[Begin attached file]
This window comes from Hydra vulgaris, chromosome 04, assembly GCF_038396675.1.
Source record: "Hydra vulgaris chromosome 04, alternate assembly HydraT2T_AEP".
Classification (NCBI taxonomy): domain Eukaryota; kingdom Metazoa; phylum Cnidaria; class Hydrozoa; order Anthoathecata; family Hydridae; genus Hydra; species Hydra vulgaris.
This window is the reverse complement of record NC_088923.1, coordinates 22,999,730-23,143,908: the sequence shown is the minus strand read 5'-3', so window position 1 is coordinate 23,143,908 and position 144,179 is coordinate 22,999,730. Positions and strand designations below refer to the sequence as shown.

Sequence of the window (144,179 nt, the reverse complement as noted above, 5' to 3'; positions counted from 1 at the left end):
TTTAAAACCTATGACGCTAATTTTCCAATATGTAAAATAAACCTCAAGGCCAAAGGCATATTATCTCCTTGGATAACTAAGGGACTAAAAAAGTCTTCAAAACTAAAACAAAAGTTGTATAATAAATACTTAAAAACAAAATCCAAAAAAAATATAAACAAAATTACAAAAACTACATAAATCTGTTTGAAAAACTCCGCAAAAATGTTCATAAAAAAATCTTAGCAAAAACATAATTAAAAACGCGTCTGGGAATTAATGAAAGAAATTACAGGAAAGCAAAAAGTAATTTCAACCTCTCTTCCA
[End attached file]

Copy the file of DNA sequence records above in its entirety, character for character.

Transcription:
This window comes from Hydra vulgaris, chromosome 04, assembly GCF_038396675.1.
Source record: "Hydra vulgaris chromosome 04, alternate assembly HydraT2T_AEP".
Classification (NCBI taxonomy): domain Eukaryota; kingdom Metazoa; phylum Cnidaria; class Hydrozoa; order Anthoathecata; family Hydridae; genus Hydra; species Hydra vulgaris.
This window is the reverse complement of record NC_088923.1, coordinates 22,999,730-23,143,908: the sequence shown is the minus strand read 5'-3', so window position 1 is coordinate 23,143,908 and position 144,179 is coordinate 22,999,730. Positions and strand designations below refer to the sequence as shown.

Sequence of the window (144,179 nt, the reverse complement as noted above, 5' to 3'; positions counted from 1 at the left end):
TTTAAAACCTATGACGCTAATTTTCCAATATGTAAAATAAACCTCAAGGCCAAAGGCATATTATCTCCTTGGATAACTAAGGGACTAAAAAAGTCTTCAAAACTAAAACAAAAGTTGTATAATAAATACTTAAAAACAAAATCCAAAAAAAATATAAACAAAATTACAAAAACTACATAAATCTGTTTGAAAAACTCCGCAAAAATGTTCATAAAAAAATCTTAGCAAAAACATAATTAAAAACGCGTCTGGGAATTAATGAAAGAAATTACAGGAAAGCAAAAAGTAATTTCAACCTCTCTTCCA